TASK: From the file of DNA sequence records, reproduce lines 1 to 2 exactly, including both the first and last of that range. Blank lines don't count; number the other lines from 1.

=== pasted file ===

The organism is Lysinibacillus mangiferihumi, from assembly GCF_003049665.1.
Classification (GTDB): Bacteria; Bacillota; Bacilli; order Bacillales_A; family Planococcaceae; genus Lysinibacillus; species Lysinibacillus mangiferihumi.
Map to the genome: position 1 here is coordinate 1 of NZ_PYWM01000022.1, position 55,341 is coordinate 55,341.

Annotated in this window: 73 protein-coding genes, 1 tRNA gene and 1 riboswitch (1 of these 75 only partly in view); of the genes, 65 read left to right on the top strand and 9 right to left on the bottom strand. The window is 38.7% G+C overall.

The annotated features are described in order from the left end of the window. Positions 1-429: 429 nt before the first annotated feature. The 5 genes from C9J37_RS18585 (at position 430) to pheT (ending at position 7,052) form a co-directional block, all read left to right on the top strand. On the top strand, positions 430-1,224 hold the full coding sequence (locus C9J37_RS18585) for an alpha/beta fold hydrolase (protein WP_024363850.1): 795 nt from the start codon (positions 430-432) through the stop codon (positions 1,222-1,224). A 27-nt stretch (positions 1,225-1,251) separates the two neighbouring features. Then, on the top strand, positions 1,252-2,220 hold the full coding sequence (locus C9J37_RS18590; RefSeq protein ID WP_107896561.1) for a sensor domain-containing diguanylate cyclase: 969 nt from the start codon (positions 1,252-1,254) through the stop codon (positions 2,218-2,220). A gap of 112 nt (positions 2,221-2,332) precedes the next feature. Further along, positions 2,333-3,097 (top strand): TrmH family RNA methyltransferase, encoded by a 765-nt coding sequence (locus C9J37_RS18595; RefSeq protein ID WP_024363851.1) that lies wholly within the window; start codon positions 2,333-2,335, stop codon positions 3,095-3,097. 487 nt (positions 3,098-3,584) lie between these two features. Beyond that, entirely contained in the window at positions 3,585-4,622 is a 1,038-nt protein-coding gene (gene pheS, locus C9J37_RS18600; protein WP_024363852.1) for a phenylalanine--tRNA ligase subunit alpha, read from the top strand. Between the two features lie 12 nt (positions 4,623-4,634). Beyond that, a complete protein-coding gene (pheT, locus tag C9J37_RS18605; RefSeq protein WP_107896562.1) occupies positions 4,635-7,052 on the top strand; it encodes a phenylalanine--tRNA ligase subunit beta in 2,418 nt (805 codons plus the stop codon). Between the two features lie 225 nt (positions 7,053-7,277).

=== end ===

The organism is Lysinibacillus mangiferihumi, from assembly GCF_003049665.1.
Classification (GTDB): Bacteria; Bacillota; Bacilli; order Bacillales_A; family Planococcaceae; genus Lysinibacillus; species Lysinibacillus mangiferihumi.